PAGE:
These would seem to be people from Near Harad (that is, near to Gondor).  The men to the south of them differ:

“…Southrons [men from Near Harad] in scarlet and out of Far Harad black men like half-trolls with white eyes and red tongues.” (The Return of the King, Book Five, Chapter 6, “The Battle of the Pelennor Fields”)

But all of this to us suggested a model from our own world (as always):  the Barbary Pirates.  So how about the search terms “corsair barbary”?


Ah.  That’s a bit more like it, we think.  He has to lose his gunpowder weapons, though—the only gunpowder in Middle-earth appears to be something in the hands of Saruman and Sauron’s orcs, as we see at Helm’s Deep


and the wall of the Pelennor, the Ramas Echor.

We would imagine those corsairs, then, as looking like the infamous “Barbary Pirates”.

They certainly fill the bill geographically—they’re southern (at least in relation to JRRT’s England)–their hangouts being on the coast of North Africa


and, if you wanted a big port city, as Umbar was supposed to be, here’s Algiers.


What about ships—that is, “dromunds and ships of great draught with many oars”?

“Dromund” is a medieval form of the Byzantine Greek dromon, literally a “runner”—a word you’d recognize from the English word “hippodrome”—the “place where horses run”.  This was the common larger Byzantine warship.


Here’s a Renaissance-era engraving of a Turkish galley.


There’s a difficulty with “ships of great draft with many oars”, however.  Draught (also spelled “draft”) is the distance between the waterline and the bottom of the keel, as in this diagram.


Ships with many oars are, commonly, galleys,


and galleys commonly have a shallow draft—both to allow for maneuver in shallow waters and to allow for the oars to do their job most efficiently.  So, we presume that all of the Corsairs’ vessels were actually galleys of various sizes.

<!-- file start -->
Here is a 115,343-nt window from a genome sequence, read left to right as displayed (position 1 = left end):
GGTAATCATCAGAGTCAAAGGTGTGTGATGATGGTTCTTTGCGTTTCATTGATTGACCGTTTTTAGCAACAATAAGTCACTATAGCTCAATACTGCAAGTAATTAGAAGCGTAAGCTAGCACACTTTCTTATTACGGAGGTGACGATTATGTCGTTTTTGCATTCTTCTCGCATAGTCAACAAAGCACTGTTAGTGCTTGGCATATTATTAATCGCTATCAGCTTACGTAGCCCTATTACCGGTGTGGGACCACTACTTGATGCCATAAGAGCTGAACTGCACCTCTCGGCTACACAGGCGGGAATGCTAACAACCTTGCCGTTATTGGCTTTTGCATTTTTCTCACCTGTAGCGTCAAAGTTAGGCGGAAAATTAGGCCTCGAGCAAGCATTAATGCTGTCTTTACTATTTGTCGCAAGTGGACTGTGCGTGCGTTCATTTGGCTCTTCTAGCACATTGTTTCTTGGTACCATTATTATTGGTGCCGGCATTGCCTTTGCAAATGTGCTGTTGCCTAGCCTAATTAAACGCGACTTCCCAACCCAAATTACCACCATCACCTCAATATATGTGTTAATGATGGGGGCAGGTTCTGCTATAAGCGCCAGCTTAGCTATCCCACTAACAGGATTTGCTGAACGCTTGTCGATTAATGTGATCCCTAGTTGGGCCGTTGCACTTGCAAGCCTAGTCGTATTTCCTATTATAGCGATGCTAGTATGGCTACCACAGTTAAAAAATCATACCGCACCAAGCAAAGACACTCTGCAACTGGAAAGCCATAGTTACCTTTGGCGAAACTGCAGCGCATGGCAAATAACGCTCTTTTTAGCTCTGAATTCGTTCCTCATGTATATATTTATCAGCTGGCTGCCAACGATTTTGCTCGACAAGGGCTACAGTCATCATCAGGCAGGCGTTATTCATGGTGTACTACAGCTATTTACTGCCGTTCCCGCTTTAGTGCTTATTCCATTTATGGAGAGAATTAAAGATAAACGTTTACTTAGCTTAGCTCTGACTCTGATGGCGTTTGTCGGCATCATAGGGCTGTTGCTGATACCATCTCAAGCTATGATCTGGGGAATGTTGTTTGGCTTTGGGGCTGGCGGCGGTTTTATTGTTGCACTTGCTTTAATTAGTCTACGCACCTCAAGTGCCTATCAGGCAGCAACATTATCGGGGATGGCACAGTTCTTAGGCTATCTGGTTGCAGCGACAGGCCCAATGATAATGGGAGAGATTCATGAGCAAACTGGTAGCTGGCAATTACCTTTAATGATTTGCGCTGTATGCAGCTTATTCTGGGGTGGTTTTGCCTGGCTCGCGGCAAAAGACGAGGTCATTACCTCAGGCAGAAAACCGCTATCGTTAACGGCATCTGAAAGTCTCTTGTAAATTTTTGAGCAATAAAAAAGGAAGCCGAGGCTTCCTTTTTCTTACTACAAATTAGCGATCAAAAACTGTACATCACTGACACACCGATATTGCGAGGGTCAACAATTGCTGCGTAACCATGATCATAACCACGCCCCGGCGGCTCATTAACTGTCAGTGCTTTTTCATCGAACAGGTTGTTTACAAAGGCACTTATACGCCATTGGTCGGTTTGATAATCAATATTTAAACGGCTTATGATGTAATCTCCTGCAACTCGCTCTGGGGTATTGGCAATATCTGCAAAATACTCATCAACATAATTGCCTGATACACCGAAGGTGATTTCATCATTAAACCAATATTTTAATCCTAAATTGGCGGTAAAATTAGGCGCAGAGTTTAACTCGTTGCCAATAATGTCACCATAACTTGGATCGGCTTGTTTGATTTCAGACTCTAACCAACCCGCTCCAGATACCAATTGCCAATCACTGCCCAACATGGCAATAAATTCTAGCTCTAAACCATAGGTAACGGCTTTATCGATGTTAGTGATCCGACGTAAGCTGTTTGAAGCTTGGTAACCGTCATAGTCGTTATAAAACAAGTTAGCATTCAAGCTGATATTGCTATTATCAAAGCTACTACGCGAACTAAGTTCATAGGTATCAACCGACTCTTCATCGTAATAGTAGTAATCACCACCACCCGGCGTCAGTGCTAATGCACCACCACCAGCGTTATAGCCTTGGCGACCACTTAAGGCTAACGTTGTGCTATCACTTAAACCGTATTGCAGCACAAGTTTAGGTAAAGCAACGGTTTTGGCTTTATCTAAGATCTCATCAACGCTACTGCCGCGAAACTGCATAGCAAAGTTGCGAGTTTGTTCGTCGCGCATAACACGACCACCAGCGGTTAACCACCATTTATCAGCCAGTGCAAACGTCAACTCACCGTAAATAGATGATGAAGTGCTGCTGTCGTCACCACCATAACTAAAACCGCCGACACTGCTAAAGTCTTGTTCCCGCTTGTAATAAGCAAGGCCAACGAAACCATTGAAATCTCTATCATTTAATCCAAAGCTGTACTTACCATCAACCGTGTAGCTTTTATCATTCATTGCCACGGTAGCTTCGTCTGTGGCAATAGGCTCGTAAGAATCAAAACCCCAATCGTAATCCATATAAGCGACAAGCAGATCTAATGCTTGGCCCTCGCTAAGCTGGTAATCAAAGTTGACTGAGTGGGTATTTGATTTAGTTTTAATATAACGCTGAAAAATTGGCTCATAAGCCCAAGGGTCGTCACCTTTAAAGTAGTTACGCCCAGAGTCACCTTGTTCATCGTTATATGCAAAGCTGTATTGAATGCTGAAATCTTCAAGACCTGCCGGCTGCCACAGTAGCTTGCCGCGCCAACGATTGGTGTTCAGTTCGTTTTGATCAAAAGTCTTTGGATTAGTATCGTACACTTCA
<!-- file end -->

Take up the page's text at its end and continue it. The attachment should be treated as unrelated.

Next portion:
Jackson’s Corsair ships have something of the look of JRRT’s description, but his


depiction of the Corsairs, unlike that of Rohan and the Rohirrim, is not even close to the little we have learned so far from the text.


The Barbary Pirates, to us, not only match point of origin and vessels, but are much more exotic and colorful, whereas those in the film look to us more like dingy Vikings.



And here’s a portrait


of the Moroccan ambassador to the court of Queen Elizabeth I (notice that, in the caption he’s called Legatus Regis Barbariae, “deputy of the King of Barbary”—a splendid figure with a splendid name:  Abd el-Ouahed ben Messaoud ben Mohammed Anoun—imagine him facing Aragorn from the deck of a galley—we think that the Oath-breakers would have had little fear for him, even as they overwhelmed him and his crew.


So, as always, we ask you, readers, what do you think?

And thanks, as always, for reading.




Just a thought, but, if Sauron, as one of the Maiar, was virtually immortal and had the kind of power which is displayed in the forging of the Ring, why did he need vast fortresses and armies and fleets?  Something to think about in a future posting!